Multiple research studies have shown that the pandemic has placed added strain on the already difficult profession for the first responders and the healthcare workforce. 

Compassion fatigue, or the emotional and physical exhaustion associated with working with victims of illness, trauma, or disaster, is common among first responders and the healthcare workforce, and is described by psychologists as secondary trauma.

Established in 2020, the Heroes Helpline is a free and confidential, 24/7/365 telephonic support service for first responders and healthcare workers in Texas who are experiencing mental health and/or substance use concerns. The phone service is available all day, every day, at 833-367-4689, or one can visit the Heroes Helpline Virtual Lobby click here during normal business hours, Monday through Friday.

The Heroes Helpline was developed and launched in April 2020 by Dr. James Langabeer, a professor of emergency medicine, psychiatry and behavioral sciences with McGovern Medical School at UTHealth Houston, in partnership with the Office of Emergency Medical Services at the Texas Department of State Health Services.

Dr. Karima Lalani is part of the team that oversees and manages the Heroes Helpline. She is an Assistant Professor at UTHealth Houston School of Biomedical Informatics (SBMI), and Assistant Director of the Center for Health Systems Analytics at UTHealth Houston that oversees this program. She completed her PhD in Healthcare Management and Policy at UTHealth Houston School of Public Health, and she has work experiences in academic medicine, healthcare workforce education, and digital health.

Karima’s multidisciplinary educational and work background has allowed her to work towards improving population health through prevention, policy and treatment programs, and with the Heroes Helpline team, they are able to offer services to those who need it the most - our first responders and healthcare workers. In her role, she is responsible for managing projects entailing clinical informatics research, and forging partnerships for expanding the Center’s thought leadership in areas of emergency public health challenges, mobile health, and inter-organizational work as well as healthcare quality.

Says Karima, “We launched the Heroes Helpline just when the pandemic had started in 2020, as the pandemic is having such a toll on our first responders and health care workers who have dealt with it firsthand. This helpline allows them the opportunity to talk about their stress and anxiety without the fear of judgment or stigma.”

The rationale behind Heroes Helpline initiative is to support first responders as they experience much higher rates of occupational stress, which results in increased risk for mental health concerns. First responders and healthcare workers can call the Heroes Helpline anytime and trust that their information will be handled with care, and will receive a referral tailored to their needs.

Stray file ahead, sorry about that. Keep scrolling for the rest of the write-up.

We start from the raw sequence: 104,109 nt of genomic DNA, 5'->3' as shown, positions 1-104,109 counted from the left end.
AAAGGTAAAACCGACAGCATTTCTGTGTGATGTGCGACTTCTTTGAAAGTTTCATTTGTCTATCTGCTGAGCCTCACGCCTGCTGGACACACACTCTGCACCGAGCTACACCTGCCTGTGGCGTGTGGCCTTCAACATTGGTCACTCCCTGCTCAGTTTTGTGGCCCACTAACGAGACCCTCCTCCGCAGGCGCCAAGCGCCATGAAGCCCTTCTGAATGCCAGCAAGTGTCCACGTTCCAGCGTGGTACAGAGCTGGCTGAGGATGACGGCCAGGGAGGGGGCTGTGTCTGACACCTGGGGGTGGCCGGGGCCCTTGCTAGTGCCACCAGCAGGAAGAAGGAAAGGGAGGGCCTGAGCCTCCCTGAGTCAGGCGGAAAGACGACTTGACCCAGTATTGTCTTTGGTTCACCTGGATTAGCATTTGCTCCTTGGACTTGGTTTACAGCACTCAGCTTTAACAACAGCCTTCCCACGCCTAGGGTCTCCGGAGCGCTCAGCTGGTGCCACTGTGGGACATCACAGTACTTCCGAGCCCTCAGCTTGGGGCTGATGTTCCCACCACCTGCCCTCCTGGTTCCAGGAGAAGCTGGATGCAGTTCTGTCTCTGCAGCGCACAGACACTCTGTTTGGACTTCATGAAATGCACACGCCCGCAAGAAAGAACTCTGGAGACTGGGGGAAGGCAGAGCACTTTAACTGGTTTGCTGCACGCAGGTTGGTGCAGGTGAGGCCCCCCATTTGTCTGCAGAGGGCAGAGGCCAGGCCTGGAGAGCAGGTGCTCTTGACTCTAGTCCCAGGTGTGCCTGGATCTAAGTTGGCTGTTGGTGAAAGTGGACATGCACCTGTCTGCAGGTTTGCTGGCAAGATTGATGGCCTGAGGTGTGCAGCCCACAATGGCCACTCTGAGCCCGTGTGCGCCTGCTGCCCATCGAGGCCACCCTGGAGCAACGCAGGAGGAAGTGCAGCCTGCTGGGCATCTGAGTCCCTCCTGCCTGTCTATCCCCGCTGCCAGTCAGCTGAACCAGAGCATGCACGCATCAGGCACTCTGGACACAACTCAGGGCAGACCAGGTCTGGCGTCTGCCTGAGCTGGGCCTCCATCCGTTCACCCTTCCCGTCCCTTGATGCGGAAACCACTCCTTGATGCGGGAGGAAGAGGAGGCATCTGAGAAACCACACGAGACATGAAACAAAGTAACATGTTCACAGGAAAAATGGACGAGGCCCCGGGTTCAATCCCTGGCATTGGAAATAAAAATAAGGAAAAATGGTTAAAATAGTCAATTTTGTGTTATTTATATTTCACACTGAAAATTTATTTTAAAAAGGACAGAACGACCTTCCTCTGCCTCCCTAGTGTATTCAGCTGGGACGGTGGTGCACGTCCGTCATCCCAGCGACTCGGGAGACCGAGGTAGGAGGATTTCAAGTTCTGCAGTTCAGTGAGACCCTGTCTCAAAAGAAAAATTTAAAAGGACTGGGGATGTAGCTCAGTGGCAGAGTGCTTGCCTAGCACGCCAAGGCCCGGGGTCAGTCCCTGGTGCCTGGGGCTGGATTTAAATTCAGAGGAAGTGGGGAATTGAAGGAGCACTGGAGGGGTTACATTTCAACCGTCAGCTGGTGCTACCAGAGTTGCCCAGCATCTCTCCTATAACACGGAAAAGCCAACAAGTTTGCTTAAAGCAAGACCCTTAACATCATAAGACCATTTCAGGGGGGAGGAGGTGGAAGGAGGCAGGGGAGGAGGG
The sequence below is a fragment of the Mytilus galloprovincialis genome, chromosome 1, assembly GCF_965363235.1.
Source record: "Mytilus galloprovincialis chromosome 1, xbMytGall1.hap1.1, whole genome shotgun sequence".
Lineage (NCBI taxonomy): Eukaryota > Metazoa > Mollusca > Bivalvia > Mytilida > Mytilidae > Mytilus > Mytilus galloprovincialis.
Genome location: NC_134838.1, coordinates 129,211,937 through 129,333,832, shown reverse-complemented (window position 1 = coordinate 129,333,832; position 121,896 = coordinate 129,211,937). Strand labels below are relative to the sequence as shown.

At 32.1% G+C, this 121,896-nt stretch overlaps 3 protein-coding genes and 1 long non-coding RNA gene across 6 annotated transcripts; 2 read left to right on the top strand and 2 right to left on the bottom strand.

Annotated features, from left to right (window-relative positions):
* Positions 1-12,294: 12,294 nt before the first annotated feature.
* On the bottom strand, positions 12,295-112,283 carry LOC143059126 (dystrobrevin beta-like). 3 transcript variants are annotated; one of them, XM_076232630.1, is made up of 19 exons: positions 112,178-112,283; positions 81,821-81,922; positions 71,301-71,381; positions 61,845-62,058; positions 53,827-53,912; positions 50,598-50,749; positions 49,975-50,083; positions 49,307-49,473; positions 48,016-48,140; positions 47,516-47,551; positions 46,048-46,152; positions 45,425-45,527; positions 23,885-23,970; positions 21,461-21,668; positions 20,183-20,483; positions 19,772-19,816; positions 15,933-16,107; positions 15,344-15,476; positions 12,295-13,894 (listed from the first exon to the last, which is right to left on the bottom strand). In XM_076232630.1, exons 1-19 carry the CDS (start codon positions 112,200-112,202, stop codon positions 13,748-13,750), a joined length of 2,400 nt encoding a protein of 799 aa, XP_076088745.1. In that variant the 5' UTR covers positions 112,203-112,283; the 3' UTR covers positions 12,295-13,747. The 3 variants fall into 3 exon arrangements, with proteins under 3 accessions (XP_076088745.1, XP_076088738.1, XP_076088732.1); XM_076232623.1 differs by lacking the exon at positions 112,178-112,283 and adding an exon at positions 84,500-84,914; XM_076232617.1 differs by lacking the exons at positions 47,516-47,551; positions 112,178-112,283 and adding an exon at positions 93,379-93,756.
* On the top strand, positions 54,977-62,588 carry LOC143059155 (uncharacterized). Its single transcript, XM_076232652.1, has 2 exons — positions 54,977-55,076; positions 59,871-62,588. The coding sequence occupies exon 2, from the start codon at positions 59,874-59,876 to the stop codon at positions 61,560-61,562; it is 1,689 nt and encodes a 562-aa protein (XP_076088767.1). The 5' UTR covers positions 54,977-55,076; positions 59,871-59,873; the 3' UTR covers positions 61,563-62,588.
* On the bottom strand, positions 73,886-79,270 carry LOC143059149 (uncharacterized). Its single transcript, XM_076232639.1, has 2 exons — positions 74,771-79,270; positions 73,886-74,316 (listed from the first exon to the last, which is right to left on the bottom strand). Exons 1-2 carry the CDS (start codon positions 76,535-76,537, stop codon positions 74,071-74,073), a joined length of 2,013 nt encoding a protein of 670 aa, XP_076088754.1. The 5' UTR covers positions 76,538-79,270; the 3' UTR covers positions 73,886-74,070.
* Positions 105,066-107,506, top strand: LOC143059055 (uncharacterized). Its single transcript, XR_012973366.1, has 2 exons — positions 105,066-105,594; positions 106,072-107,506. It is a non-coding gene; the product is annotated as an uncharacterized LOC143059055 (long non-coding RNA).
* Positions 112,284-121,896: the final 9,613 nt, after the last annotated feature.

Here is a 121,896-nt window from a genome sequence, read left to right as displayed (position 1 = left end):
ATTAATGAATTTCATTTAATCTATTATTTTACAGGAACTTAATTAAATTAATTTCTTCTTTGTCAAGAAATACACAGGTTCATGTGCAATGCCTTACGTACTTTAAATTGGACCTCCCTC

The pandemic has encouraged many organizations and communities to address the stresses it has caused, both health professionals and families, due to work pressures, financial issues or family relationship difficulties. The Heroes Helpline has similar objectives to the Ismaili community’s ACCESS initiative, although the latter also helps individuals through both professionals and volunteers, with general mental health issues, housing problems and other personal needs. The common denominator is the need to reach out to those requesting assistance and to offer empathy and support.

Heroes Helpline is funded in part by the Substance Abuse and Mental Health Services Administration, a branch of the U.S. Department of Health and Human Services, and the program is overseen by The Center for Health Systems Analytics at UTHealth Houston. Heroes Helpline is staffed by professional paid staff, and calls are answered by state-certified peer recovery support specialists. The Center has three dedicated peer specialists for the helpline and several other operational staff members. Calls received so far have managed to assist over 40 first responders and the healthcare workforce from the entire state of Texas, covering the range of mental health concerns, including anxiety, stress, and substance use.

Accumulated analytic metrics obtained from the program are confidential, and used strictly to identify prevalence of substance abuse among first responders in Texas, to create optimal treatment options. As an advanced integration of digital platforms, the program now offers a virtual lobby option click here for screening and brief intervention so that individuals can receive personalized peer coaching, referrals for local facilities and support groups, and behavioral counseling.